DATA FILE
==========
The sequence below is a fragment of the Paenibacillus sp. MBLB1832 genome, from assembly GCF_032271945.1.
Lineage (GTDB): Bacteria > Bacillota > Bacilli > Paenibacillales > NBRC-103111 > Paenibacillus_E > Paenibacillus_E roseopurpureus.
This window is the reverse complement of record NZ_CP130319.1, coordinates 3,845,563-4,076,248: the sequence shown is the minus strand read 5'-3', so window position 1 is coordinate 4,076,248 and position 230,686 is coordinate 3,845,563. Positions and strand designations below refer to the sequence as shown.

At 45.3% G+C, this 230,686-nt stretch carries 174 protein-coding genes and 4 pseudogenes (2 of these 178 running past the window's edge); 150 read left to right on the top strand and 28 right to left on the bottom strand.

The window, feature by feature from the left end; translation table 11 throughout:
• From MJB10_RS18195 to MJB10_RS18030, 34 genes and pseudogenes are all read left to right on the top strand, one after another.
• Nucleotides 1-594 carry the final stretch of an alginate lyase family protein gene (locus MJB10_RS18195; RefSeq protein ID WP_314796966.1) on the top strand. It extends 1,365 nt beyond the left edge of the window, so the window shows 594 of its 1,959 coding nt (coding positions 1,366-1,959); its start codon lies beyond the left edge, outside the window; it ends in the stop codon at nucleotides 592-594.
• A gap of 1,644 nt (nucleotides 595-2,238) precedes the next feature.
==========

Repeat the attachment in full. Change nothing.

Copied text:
The sequence below is a fragment of the Paenibacillus sp. MBLB1832 genome, from assembly GCF_032271945.1.
Lineage (GTDB): Bacteria > Bacillota > Bacilli > Paenibacillales > NBRC-103111 > Paenibacillus_E > Paenibacillus_E roseopurpureus.
This window is the reverse complement of record NZ_CP130319.1, coordinates 3,845,563-4,076,248: the sequence shown is the minus strand read 5'-3', so window position 1 is coordinate 4,076,248 and position 230,686 is coordinate 3,845,563. Positions and strand designations below refer to the sequence as shown.

At 45.3% G+C, this 230,686-nt stretch carries 174 protein-coding genes and 4 pseudogenes (2 of these 178 running past the window's edge); 150 read left to right on the top strand and 28 right to left on the bottom strand.

The window, feature by feature from the left end; translation table 11 throughout:
• From MJB10_RS18195 to MJB10_RS18030, 34 genes and pseudogenes are all read left to right on the top strand, one after another.
• Nucleotides 1-594 carry the final stretch of an alginate lyase family protein gene (locus MJB10_RS18195; RefSeq protein ID WP_314796966.1) on the top strand. It extends 1,365 nt beyond the left edge of the window, so the window shows 594 of its 1,959 coding nt (coding positions 1,366-1,959); its start codon lies beyond the left edge, outside the window; it ends in the stop codon at nucleotides 592-594.
• A gap of 1,644 nt (nucleotides 595-2,238) precedes the next feature.